A creation of perfect language would have many consequences. Saying three little powerful words: (if you had the guts to), 'I love you' would no longer rely on the receiver's memories and experiences to conjur up the full impact of your communication. In the presence of a ubiquitous language, those three little words are guaranteed to issue forth a total understanding by both parties. Powerful streams of tears would literally drop the receiver to their knees. Negative words (I use the term 'words' here for the sake of a common understanding; who is to say what form the next evolution of language will take?) like hate and WAR would be treaded on very carefully. Just the simple idea that every person would be imbued with the full import and devastation of war could arguably eliminate its practice.

This is all so very idealistic on paper, but the trick would be to avoid the hive-mind or the Orwellian 1984 vision of Newspeak. Controlled language means controlled thought. This creation of a perfect language utopia could easily fall into dystopia. The paradox must coexist for this 'perfect language' to be any benefit at all. The ability to communicate perfectly with one another must also allow for individuality. Computers on a network achieve this without a hitch. They have their established protocols, and minus packet-loss or hardware failure, there is never any ambiguity as to what a computer means when it is sending a message to another computer. (For more information on ideas like this, follow the Vernor Vinge link below). A computer is one thing, but I don't think that TCP/IP is going to be the answer for the human mind. Telepathy is closer but I still think that it is missing either some vital data or a very important question. This author knows neither the question nor the answer, but the possibilities are enough to keep me musing for the rest of a short lifetime.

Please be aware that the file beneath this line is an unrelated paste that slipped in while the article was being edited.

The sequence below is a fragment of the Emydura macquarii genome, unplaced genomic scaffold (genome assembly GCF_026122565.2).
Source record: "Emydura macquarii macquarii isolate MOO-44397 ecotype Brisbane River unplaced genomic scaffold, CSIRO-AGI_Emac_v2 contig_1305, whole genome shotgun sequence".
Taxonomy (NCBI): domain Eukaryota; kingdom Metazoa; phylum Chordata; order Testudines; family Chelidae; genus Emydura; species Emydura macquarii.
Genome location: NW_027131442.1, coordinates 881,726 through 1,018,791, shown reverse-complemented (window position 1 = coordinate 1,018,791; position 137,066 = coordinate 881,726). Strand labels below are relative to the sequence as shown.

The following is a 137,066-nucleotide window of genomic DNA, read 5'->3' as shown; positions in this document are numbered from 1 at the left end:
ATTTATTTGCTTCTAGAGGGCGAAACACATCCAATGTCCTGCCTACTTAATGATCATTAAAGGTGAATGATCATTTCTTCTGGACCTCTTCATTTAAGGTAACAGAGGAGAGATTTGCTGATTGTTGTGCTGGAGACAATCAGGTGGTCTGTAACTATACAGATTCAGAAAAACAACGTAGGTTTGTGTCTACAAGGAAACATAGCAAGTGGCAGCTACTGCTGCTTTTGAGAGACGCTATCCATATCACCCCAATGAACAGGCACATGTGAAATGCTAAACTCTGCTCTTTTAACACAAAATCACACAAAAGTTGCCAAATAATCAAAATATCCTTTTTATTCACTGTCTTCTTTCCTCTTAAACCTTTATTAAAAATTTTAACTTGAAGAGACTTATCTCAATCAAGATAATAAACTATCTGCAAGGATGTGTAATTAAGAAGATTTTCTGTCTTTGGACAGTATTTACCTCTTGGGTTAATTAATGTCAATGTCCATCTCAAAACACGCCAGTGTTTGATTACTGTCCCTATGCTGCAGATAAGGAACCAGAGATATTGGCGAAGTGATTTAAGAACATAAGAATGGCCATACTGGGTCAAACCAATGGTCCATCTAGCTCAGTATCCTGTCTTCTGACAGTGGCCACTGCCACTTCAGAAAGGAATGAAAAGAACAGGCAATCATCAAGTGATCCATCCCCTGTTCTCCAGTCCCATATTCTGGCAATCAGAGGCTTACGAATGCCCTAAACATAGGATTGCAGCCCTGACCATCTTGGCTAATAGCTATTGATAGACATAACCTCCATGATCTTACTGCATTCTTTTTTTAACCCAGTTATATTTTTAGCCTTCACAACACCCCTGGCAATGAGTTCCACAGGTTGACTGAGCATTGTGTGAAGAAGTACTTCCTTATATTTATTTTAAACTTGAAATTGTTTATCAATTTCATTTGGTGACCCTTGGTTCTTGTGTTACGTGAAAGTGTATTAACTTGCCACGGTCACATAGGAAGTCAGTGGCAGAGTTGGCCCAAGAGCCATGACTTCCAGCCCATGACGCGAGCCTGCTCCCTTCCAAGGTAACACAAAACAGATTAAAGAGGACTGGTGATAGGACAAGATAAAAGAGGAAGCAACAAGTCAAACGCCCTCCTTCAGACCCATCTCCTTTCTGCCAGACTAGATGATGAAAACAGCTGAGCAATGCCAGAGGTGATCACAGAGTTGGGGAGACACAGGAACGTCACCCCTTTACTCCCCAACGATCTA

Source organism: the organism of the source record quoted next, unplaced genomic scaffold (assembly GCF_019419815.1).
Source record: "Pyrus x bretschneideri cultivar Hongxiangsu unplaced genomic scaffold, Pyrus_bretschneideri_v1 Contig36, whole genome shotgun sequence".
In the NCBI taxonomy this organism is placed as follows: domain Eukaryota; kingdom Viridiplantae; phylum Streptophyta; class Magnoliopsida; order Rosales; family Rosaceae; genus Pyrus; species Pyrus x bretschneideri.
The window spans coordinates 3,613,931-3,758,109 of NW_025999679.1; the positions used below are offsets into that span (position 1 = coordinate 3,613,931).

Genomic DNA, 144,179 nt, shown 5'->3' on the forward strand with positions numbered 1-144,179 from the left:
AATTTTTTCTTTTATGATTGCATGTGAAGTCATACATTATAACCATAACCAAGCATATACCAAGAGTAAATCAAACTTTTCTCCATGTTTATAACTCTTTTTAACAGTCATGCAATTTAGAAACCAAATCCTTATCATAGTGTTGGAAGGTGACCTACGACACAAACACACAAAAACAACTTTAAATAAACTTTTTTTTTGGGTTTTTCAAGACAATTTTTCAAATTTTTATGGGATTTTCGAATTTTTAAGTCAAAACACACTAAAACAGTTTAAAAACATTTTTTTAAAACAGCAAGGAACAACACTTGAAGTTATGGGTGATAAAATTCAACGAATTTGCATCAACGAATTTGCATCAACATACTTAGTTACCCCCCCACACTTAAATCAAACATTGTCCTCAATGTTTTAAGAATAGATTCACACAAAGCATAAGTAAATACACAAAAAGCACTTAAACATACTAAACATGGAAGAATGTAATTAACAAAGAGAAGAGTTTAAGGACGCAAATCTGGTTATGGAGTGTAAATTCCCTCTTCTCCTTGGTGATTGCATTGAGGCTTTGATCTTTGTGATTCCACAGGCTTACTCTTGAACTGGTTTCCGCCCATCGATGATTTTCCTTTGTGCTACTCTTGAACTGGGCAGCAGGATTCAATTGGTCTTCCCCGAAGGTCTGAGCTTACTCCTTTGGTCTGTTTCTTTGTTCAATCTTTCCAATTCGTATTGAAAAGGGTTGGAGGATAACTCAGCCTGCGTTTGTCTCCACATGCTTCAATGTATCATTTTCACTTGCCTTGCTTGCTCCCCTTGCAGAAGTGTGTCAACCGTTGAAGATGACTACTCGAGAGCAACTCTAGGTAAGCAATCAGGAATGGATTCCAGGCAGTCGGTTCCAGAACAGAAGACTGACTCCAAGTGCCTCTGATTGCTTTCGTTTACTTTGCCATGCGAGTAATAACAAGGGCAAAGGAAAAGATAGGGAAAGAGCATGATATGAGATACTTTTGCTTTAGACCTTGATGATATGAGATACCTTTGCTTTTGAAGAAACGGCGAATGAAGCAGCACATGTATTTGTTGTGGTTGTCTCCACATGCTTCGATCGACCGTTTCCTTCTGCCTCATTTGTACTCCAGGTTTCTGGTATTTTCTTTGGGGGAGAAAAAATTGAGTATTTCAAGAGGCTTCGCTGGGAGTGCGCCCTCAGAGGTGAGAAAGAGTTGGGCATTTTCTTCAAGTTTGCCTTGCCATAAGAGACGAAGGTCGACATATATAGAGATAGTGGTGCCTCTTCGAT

A Few Avenues for Further Exploration

Living Language

"Language is living when it is ostensibly dead. Words in a poem, an essay, a love letter, were given birth in a dialogue. To my mind, they are akin to the terminal moraine that a glacier leaves, or better, the way tree branches wave in the wind."


Vernor Vinge on the Singularity

"The post-Singularity world will involve extremely high-bandwidth networking. A central feature of strongly superhuman entities will likely be their ability to communicate at variable bandwidths, including ones far higher than speech or written messages. What happens when pieces of ego can be copied and merged, when the size of a selfawareness can grow or shrink to fit the nature of the problems under consideration? These are essential features of strong superhumanity and the Singularity. Thinking about them, one begins to feel how essentially strange and different the Post-Human era will be -- _no matter how cleverly and benignly it is brought to be_."


The Society of Mind by Marvin Minsky

Outlines how the mind may function as a large number of 'dumb' operators that perform simple tasks. It is only through their interconnectedness that we get human-intelligence as we know it today.


visible language

It's possible to imagine a virtual reality that was driven by a speech-operated synthesizer where the various parts of ordinary speech, adjectives, modifiers, subjects and objects were interpreted by the cybernetic environment as topological manifolds of various shapes so that speech would then generate a visibly beheld topology. And its possible to imagine a future world where in setting up marriage contracts or in negotiating corporate takeovers, in areas where clear communication, clear expression of intentionality was very important, that people would actually go into the virtual reality to use the visible language because its capacity for conveying intent would be much greater than ordinary spoken language.

-Terence McKenna